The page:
Taguchi: 'Design it in'

Taguchi methods belong to the class of approaches that attempt to ensure quality of products through design, in this case through the identification and control of critical variables (or noises) that cause deviations to occur in the process/product quality.

Taguchi methods, developed by Dr. Genichi Taguchi, refer to techniques of quality engineering that embody both statistical process control (SPC) and new quality related management techniques. Most of the attention and discussion on Taguchi methods has been focused on the statistical aspects of the procedure; it is the conceptual framework of a methodology for quality improvement and process robustness that needs to be emphasized. The entire concept can be described in two basic ideas:

  1. Quality should be measured by the deviation from a specified target value, rather than by conformance to preset tolerance limits
  2. Quality cannot be ensured through inspection and rework, but must be built in through the appropriate design of the process and product

Figure 1. The Evolution of Quality Control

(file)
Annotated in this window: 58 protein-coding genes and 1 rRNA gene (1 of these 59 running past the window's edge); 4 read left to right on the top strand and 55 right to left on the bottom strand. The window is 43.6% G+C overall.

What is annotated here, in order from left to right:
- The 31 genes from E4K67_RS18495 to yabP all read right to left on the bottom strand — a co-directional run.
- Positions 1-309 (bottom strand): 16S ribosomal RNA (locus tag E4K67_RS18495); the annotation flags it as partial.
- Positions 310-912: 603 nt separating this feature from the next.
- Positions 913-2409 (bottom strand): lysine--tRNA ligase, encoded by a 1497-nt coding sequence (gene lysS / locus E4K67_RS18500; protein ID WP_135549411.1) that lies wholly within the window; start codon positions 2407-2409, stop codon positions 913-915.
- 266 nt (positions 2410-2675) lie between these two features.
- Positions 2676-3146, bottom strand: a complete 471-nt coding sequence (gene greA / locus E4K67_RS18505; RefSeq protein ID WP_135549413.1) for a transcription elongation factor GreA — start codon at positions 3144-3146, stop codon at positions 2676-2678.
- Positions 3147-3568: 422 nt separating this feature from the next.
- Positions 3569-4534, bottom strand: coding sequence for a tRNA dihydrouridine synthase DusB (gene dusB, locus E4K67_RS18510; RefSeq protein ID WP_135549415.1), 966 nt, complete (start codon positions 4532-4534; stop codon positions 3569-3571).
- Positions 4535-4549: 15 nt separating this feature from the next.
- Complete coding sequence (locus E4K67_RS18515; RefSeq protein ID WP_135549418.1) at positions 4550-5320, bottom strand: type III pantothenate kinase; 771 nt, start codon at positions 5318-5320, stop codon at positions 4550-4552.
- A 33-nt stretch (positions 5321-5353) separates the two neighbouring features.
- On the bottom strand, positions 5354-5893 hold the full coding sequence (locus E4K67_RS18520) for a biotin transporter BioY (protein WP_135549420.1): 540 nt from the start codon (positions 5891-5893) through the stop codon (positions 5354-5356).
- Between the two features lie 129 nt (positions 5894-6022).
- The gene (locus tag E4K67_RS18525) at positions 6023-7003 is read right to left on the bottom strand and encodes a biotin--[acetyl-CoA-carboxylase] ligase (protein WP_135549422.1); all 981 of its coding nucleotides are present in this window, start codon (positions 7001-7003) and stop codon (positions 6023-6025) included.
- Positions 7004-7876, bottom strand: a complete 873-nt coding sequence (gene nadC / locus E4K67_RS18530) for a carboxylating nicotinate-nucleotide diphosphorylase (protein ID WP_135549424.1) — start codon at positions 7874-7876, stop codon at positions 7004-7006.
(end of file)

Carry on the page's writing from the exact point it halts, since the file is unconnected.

The first concept underlines the basic difference between Taguchi methods and the SPC methodology. Whereas SPC methods emphasize the attainment of an attribute within a tolerance range and are used to check product/process quality, Taguchi methods emphasize the attainment of the specified target value and the elimination of variation (Figure 2). In conjunction with the second concept, this assumes great significance for composites manufacturing since Taguchi methods emphasize that control factors must be optimized to make them insensitive to manufacturing transients through design, rather than by trial and error. SPC allows for faults and defects to be eliminated (if detected) after manufacture, whereas what is really needed is a methodology that prevents their occurrence. In this case, the methodology is the use of Taguchi methods. This then presents a powerful tool for composites processing within which there is an inherent variability due to raw material quality and/or noise in the process environment itself.Through the proper design of a system, the process can be made insensitive to variations, thus avoiding the costly eventualities of rejection and/or rework. In order to determine and subsequently minimize the effect of factors that cause variation, the design cycle is divided into three phases of System Design, Parameter Design, and Tolerance Design, as depicted in Figure 3.

Figure 2. A Comparison of Methodologies

Figure 3. Stages in the Design Cycle